Second, PAS had a very clear and focused on its campaign narrative. It centred the whole campaign on the issues of corruption charges faced by UMNO leaders and the need for governance reform. The former was especially targeting President of UMNO Zahid Hamidi, whose corruption charges remain active. The result was clear: UMNO and BN were totally undermined by PAS and PN.
Third, PN had become the next best alternative to the Malays who no longer believe in UMNO and never trust PH, owing to its DAP element (a majority Chinese party). There is a perception among the Malays that UMNO is only interested in looking out for their own interests at the expense of the people. Moreover, Malay young voters did not feel indebted towards UMNO, unlike their parents and grandparents who harbor a sense of gratitude towards UMNO. Therefore, many Malays voter for PN instead.
Fourth, throughout the years, PAS has groomed a bunch of new and young professionals as their candidates and leaders. These young leaders are not just religiously educated but come from a variety of backgrounds. For instance, the Member of Parliament for Bachok Mohd Syahir Che Sulaiman is a young professional with a background in economics and had worked as the Assistant Vice President for Strategic Planning and Business Development in Sime Darby, a conglomerate.
Fifth, PAS has an extensive grassroot machinery especially in the rural areas. The preachers were able to reach out to every corner of society. PAS has also established tahfiz schools since the 1980s, graduates of which are now voters who likely constitute part of PAS’ core supporters.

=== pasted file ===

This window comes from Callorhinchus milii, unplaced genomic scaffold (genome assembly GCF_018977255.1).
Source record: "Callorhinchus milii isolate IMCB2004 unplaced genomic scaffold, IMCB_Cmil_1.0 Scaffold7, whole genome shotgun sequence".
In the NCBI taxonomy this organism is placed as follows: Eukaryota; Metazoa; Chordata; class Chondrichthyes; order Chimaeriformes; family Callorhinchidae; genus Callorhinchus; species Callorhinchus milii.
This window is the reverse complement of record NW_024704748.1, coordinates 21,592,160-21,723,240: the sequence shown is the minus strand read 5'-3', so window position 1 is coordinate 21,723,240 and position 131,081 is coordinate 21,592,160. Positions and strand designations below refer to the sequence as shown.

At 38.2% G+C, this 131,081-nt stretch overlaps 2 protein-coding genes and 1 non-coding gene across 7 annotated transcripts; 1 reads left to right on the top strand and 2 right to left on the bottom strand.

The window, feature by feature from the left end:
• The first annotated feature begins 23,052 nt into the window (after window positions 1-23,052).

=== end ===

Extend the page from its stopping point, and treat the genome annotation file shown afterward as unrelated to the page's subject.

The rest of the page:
Sixth, BN leaders were extremely disappointed following the loss of almost all Chinese-majority seats in GE13 (2013). The “Chinese tsunami” were blamed on ethnic Chinese for voting against BN. This had prompted UMNO to implement more Malay centric policies since then to try to win over the Malay polity votes. This shift in the political discourse years ago set up a perfect context for PAS to operate in.
With the rise of PAS, the party has successfully penetrated into all states except East Malaysia as well as Johor and Negeri Sembilan in the Peninsular. PAS is no longer an “east coast party” in the Peninsular but had emerged with an almost national presence. This situation brings up few important messages.
First, PAS’s success disrupted the Malay political landscape. Either PAS or Bersatu will surely become the main mouthpiece of the Malay nationalist agenda, while UMNO will become a weaker representative of the Malays. PAS has not only retained its main base (especially in Kelantan and Terengganu) but also managed to gain new voters. As a result, PAS and PN will be emboldened to further champion their Malay-Muslim nationalist and right-wing agendas.
Second, BN might face disintegration if UMNO does not undergo reform and restructuring soon. UMNO’s politics and style of politicking are no longer appealing to the people especially the Malays after years of being dogged by corruption charges. The Federal Land Development Authority (FELDA) area, rural villages, civil servants and even army votes are no longer UMNO’s fixed deposits.
Due to the “green tsunami”, there is a chance that the ruling coalition could buckle under the pressure of Malay-Muslim interest, especially to win Malay voters in the next election. Therefore, Prime Minister Anwar Ibrahim would be forced to confront the dilemma of either supporting his progressive policies or giving in to the conservative agenda of PAS and PN. Regardless, Malaysia has entered a new era of political experience. The green tsunami was an impressive political feat for PAS, but it is worth questioning whether the tsunami would remain beyond its initial wave or is simply a one-off phenomenon.